Journal Article

The independent predictive utility of computed tomography angiographic collateral status in acute ischaemic stroke

Ferdinand Miteff, Christopher R. Levi, Grant A. Bateman, Neil Spratt, Patrick McElduff and Mark W. Parsons

in Brain

Published on behalf of The Guarantors of Brain

Volume 132, issue 8, pages 2231-2238
Published in print August 2009 | ISSN: 0006-8950
Published online June 2009 | e-ISSN: 1460-2156 | DOI: http://dx.doi.org/10.1093/brain/awp155
The independent predictive utility of computed tomography angiographic collateral status in acute ischaemic stroke

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It is unknown whether collateral vessel status, as seen on computed tomography angiography, can predict the fate of penumbral tissue identified on perfusion computed tomography and thereby influence clinical outcome. We tested this hypothesis in consecutive patients who underwent perfusion computed tomography/computed tomography angiography within 6 h of anterior circulation stroke, who also had repeat perfusion/infarct volume imaging at 24 h, and modified Rankin Scale at 3 months. Collateral status was graded as good or reduced depending on the extent of contrast visualized distal to the occlusion on computed tomography angiography. ‘Perfusion computed tomography mismatch’ ratio was calculated from the ratio of the mean transit time lesion/cerebral blood volume lesion. Of 92 patients with proximal intracranial vessel occlusion, good collateral status (51/92) was significantly associated with reduced infarct expansion and more favourable functional outcomes (modified Rankin Scale 0–2). Significant univariate predictors of favourable outcome were good collateral status, major reperfusion at 24 h, presence of perfusion computed tomography mismatch (for a range of ratios: ≥1.2, ≥2, ≥3, ≥3.5) and baseline National Institutes of Health Stroke Scale score. Notably, none of the 37 patients with a perfusion computed tomography mismatch ratio < 3.0 had a favourable outcome. In patients with perfusion computed tomography mismatch, significant independent predictors of favourable outcome were good collateral status, major reperfusion and baseline National Institutes of Health Stroke Scale score. There was also a strong interaction between major reperfusion and good collateral status in the regression models. In patients with proximal vessel occlusion, perfusion computed tomography mismatch is a prerequisite for a favourable clinical response, but good collateral status appears a critical determinant of ultimate outcome, particularly if major reperfusion occurs.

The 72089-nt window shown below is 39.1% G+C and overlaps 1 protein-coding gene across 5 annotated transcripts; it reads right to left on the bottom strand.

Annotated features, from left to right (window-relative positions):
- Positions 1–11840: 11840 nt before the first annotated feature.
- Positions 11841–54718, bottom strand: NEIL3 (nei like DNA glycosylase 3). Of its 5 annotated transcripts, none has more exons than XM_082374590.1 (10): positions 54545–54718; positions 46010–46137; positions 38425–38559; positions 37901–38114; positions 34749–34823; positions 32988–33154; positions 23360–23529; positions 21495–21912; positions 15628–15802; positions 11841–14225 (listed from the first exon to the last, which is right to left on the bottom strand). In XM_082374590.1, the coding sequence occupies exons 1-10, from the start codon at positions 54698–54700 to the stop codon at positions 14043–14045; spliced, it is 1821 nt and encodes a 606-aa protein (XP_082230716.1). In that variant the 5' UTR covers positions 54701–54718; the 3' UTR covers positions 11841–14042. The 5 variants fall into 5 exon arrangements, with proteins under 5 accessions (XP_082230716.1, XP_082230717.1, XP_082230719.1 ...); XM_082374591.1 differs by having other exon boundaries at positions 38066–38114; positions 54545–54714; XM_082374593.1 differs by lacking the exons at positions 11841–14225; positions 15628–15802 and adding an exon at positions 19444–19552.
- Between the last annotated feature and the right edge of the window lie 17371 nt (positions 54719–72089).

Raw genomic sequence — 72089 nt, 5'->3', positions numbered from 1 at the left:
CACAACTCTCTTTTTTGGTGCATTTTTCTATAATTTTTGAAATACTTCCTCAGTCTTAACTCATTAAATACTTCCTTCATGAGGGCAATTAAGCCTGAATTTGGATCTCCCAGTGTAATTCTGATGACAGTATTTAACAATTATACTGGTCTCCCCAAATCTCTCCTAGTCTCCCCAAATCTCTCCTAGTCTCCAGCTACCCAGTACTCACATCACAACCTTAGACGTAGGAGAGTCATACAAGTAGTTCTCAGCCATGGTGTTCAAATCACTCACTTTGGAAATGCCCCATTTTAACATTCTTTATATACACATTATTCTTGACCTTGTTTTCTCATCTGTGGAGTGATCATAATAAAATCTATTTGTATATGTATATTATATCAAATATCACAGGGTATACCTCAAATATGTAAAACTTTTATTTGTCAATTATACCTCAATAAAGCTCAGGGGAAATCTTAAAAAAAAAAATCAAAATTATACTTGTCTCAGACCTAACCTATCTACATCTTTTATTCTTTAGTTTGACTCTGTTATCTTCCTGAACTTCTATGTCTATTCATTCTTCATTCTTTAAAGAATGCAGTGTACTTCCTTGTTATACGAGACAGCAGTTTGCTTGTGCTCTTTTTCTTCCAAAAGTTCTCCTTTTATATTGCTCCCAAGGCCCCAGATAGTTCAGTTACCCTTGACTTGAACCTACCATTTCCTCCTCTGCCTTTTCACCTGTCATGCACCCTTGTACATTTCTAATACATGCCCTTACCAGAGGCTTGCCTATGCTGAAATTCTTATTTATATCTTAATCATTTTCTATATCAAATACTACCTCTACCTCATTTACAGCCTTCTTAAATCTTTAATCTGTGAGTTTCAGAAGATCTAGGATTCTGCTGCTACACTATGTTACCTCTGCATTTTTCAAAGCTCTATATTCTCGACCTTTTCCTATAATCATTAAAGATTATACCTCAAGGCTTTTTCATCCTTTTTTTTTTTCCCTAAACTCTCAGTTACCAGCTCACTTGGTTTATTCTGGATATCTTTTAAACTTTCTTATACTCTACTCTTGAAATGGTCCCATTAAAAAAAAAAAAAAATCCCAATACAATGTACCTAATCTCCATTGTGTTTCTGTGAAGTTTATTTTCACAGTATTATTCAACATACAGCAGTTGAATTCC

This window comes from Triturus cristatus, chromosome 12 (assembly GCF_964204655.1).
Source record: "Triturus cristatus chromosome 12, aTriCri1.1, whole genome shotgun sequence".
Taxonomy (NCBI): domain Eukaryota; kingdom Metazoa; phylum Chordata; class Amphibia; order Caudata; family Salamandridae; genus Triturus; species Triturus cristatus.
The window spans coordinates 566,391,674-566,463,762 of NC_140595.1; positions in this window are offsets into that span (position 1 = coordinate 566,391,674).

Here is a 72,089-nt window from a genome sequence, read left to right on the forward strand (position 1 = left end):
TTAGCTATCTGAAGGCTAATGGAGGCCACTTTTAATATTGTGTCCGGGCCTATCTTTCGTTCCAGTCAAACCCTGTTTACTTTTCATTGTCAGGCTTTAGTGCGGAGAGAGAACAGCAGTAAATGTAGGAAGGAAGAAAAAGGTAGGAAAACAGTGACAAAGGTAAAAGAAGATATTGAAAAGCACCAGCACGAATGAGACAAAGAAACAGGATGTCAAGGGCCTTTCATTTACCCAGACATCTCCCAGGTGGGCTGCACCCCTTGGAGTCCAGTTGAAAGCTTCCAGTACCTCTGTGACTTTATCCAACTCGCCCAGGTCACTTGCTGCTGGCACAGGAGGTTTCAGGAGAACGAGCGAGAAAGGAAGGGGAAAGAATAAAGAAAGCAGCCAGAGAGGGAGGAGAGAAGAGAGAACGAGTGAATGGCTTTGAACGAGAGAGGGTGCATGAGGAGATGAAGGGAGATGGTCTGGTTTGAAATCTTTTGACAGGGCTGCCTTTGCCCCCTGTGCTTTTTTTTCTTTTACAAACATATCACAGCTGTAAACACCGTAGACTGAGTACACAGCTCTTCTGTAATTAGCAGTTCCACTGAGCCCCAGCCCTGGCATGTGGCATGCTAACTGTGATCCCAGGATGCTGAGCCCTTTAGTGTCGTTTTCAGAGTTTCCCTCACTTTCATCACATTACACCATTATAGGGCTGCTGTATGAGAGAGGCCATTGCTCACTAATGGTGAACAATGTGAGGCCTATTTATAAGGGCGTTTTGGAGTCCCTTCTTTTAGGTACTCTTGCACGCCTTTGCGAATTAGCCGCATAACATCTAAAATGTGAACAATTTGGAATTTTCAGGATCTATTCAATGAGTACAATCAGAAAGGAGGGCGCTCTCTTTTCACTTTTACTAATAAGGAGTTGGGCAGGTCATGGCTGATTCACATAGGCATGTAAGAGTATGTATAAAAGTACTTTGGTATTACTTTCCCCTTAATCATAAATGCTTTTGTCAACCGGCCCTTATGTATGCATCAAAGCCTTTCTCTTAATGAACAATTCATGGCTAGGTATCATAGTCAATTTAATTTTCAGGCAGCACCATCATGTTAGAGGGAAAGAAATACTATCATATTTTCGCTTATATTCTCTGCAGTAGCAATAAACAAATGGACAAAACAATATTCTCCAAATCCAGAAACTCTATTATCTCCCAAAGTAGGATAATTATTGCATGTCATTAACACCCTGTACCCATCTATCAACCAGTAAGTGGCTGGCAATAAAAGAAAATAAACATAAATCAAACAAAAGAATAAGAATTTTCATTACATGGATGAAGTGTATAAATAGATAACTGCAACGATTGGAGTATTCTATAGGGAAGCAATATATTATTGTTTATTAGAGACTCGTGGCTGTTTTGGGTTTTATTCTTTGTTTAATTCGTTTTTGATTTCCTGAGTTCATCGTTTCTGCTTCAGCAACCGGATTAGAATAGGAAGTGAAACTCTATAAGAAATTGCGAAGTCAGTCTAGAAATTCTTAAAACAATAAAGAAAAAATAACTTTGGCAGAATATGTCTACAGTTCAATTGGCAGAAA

Keywords: leptomeningeal collateral vessel status; CT angiography; CT perfusion; acute ischaemic stroke; multimodal CT imaging

Journal Article.  4681 words.  Illustrated.

Subjects: Neurology ; Neuroscience

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